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Mozart - Requiem
Mozart - Requiem
Actors: Leonard Bernstein, Jerry Hadley, Marie McLaughlin, Maria Ewing, Cornelius Hauptmann
Genres: Indie & Art House, Music Video & Concerts, Musicals & Performing Arts
NR     2007     1hr 9min

A performance of Mozart's final work, in the edition completed by Franz Beyer, and here dedicated to the memory of Leonard Bernstein's wife.


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Movie Details

Actors: Leonard Bernstein, Jerry Hadley, Marie McLaughlin, Maria Ewing, Cornelius Hauptmann
Genres: Indie & Art House, Music Video & Concerts, Musicals & Performing Arts
Sub-Genres: Indie & Art House, DTS, Classical
Studio: Deutsche Grammophon
Format: DVD - Color - Subtitled
DVD Release Date: 01/09/2007
Original Release Date: 01/01/2007
Theatrical Release Date: 00/00/2007
Release Year: 2007
Run Time: 1hr 9min
Screens: Color
Number of Discs: 1
SwapaDVD Credits: 1
Total Copies: 0
Members Wishing: 2
Edition: Classical
MPAA Rating: NR (Not Rated)

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Movie Reviews

A Late Mozart-Bernstein Masterpiece
B. Stockwell | San Francisco, California United States | 01/23/2007
(5 out of 5 stars)

"I am a Bernstein fan but I usually find his late-period performances drawn out in a way that didn't necessarily bring out anything in the music. His slower-than-Furtwangler approach sometimes meant doing something TO the music rather than WITH it. In this case, in the Mozart Requiem (in the edition by Franz Beyer), his late tendencies work. Or, more likely, he simply reins things in more. (This performance was released on CD years ago and you can head over to those reviews and read every sort of adulation and criticism.) It is a powerful interpretation and appears to be very spontaneous - sometimes Bernstein pauses between sections; other times, he plunges into the next section. Although this is not a period performance, he does not use a huge chorus. It is a very measured, personal and gripping performance, extremely emotional but not infuriatingly so. The setting of this performance is a wonderful church in Bavaria. Bernstein makes his entrance and there is no applause. (Either the audience was asked not to cheer before the performance of the Requiem or the setting/occasion discouraged applause.) Similarly, there is no applause at the conclusion of the work. Instead, we hear church bells tolling as Bernstein quietly exits without much fuss. His "Lenny" persona is nowhere to be seen. He died two years following this July 1988 performance, nine months after his Berlin performance of the Beethoven Ninth, a performance that is almost painful to watch. In the Requiem, we see him still strong (relatively), although there are none of the podium mannerisms that were his trademarks. He is an old man near the end of his life - he understands the meaning of a requiem beyond its musical value. A compelling extra feature on this DVD is a short introduction by Bernstein. He reads - in German and with little dramatic empasis - a letter written by Mozart to his father. The letter explains his - Mozart's - happy life but also his awareness of the shortness of life. The letter sets out very concisely part of Mozart's character. He was a vibrant young genius who nonetheless was deeply aware of the impermanence of everything. To hear Bernstein's deep old man's voice reading these young man's words is a small revelation. Here, Bernstein seems to be indicating, is a young man with his life ahead of him and yet thinking of death as inevitable and he does this without a trace of self-pity, terror, or irony.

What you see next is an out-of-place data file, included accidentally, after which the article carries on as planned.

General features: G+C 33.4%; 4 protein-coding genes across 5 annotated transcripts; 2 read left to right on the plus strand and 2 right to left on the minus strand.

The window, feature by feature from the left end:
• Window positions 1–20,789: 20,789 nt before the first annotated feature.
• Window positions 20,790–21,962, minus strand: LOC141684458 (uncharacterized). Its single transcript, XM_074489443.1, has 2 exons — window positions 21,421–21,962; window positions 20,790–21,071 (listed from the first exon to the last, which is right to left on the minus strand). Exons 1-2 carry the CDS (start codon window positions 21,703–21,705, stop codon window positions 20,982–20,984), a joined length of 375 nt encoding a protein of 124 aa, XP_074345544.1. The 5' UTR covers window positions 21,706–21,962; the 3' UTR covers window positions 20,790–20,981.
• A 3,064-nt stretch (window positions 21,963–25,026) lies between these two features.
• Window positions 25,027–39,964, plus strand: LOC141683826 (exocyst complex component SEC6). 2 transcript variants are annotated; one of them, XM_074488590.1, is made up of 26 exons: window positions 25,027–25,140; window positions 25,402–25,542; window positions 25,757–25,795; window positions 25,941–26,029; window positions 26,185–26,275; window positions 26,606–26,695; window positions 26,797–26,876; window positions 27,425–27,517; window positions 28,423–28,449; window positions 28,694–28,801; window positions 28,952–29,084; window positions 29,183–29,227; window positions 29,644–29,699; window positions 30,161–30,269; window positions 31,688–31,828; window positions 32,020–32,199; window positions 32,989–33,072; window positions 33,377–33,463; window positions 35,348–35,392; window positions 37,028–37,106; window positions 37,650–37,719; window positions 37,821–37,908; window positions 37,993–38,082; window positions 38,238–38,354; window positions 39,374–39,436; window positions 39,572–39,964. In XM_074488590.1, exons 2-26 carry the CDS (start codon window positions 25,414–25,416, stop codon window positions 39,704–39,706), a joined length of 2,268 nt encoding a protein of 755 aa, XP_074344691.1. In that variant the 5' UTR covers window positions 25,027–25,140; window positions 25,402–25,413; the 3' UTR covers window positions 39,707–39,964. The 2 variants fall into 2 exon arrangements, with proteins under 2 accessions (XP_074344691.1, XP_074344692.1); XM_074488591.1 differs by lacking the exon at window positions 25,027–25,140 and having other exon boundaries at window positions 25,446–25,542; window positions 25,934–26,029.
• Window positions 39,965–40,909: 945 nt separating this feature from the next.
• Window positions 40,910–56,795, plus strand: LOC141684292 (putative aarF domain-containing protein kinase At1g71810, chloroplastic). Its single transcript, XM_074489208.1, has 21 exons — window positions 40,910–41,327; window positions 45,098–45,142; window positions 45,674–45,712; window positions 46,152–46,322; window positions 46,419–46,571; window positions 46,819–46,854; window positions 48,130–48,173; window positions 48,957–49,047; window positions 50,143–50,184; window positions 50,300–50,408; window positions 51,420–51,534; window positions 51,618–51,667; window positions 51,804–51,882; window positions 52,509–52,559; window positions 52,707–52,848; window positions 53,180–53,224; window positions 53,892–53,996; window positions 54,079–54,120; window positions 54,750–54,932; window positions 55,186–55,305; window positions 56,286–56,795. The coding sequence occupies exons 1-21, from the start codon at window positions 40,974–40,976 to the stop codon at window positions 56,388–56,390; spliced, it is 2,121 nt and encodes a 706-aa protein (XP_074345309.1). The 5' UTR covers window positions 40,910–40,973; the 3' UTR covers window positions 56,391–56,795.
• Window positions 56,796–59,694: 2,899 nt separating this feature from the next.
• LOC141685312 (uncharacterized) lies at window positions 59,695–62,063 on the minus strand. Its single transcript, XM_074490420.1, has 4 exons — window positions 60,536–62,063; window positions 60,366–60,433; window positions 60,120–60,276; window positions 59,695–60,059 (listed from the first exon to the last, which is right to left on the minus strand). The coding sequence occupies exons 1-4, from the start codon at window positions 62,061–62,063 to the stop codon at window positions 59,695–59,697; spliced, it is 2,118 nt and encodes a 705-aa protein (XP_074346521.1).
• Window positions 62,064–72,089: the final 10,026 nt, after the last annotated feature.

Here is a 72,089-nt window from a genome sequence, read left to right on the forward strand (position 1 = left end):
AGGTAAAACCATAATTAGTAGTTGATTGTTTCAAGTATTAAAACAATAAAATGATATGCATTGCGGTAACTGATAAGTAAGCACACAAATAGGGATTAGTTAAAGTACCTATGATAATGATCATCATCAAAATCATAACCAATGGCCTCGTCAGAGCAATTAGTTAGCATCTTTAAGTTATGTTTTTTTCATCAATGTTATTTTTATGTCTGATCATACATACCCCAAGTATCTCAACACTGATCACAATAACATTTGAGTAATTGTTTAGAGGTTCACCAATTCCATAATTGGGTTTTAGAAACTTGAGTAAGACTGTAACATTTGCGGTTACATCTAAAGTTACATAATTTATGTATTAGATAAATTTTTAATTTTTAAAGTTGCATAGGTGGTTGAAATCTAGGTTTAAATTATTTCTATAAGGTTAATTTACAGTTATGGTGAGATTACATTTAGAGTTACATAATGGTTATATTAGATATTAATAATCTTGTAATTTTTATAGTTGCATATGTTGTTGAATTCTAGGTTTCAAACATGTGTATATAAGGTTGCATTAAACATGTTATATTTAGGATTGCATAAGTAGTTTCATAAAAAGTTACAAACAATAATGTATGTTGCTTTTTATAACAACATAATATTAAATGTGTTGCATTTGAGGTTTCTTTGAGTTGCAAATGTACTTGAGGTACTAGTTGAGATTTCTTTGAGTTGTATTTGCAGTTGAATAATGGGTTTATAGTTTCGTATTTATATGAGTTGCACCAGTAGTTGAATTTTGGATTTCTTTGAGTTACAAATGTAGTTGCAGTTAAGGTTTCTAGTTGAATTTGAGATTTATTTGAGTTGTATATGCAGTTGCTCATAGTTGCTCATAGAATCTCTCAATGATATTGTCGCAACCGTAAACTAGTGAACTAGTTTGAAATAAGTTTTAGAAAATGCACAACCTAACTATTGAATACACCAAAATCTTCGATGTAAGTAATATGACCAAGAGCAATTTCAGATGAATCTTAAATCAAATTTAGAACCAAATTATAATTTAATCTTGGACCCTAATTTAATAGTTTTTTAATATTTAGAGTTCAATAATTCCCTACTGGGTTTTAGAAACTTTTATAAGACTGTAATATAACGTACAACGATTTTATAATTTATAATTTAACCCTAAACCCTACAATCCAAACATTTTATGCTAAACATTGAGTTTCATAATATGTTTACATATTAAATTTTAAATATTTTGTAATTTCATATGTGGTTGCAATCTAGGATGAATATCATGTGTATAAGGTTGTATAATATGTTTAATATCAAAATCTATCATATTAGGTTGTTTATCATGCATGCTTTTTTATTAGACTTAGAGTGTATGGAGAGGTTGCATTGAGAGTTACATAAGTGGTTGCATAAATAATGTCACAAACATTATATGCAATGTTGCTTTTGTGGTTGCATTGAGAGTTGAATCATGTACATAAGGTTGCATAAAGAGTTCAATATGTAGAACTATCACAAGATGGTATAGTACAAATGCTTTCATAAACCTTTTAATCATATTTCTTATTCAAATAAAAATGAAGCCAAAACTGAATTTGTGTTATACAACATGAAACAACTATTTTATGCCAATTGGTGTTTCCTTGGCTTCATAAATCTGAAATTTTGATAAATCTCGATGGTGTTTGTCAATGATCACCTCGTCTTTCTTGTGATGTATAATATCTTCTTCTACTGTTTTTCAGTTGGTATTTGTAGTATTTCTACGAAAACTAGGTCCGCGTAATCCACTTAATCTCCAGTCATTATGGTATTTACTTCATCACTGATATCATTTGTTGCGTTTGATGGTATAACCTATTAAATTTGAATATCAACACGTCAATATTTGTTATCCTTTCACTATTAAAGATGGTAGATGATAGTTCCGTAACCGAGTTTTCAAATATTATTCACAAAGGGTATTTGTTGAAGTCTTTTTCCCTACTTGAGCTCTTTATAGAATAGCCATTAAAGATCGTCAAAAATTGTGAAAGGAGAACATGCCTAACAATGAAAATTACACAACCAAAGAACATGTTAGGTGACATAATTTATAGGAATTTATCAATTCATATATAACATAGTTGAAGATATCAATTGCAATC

Bernstein, of course, sees himself in this work but he does not aggressively act it out or overpower it. He does not meddle with the music. It's not going to be to everyone's taste - this performance is, after all, a Bernstein performance. Yet, there is much more Bernstein than "Lenny" here. It is a defining, almost valedictory, performance, one that, if I were doing a documentary film about either Mozart or Bernstein, I would end with."
Ismael Pini | So Paulo, Brazil | 05/23/2007
(5 out of 5 stars)

"Sound, choir, soloists, place or recording/performance, history, etc... everything in this DVD is great! I do recommend it, also for those who already have any other DVD from Mozart's Requiem."
H. A. J. Martens | 01/20/2009
(5 out of 5 stars)

"This video offers a very vivid version of the Requiem. Inspiring, both in sound and image!"
A unique Mozart Requiem
gpk | Forest Grove, OR, United States | 06/01/2009
(5 out of 5 stars)

"Leonard Bernstein dedicated this performance to the memory of his late wife, the actress Felicia Montealegre. It was recorded during two concerts in July 1988 in the beautiful St. Mary's Cathedral in Diessen at the Ammersee and has been available as a CD since 1989. The DVD's bonus has the conductor present, as an introduction to the work, a deeply felt reading (in German) of a letter by Mozart to his father dealing with the subject of death and its serene acceptance. Bernstein uses the Franz Beyer "completion" of Mozart's unfinished mass. His tempi are predominantly slow, accents are sharp, and the excellent Bavarians, both orchestral and chorus musicians, achieve a high level of transparency despite the reverberant church acoustics. Bernstein's reading of the score is neither "romantic" nor "authentic": it is unique in its uncompromising, searing intensity. The four soloists are outstanding. All in all, this may not be your one and only performance of the Requiem, but it is immensely moving and it will stay with you. Get it while you can."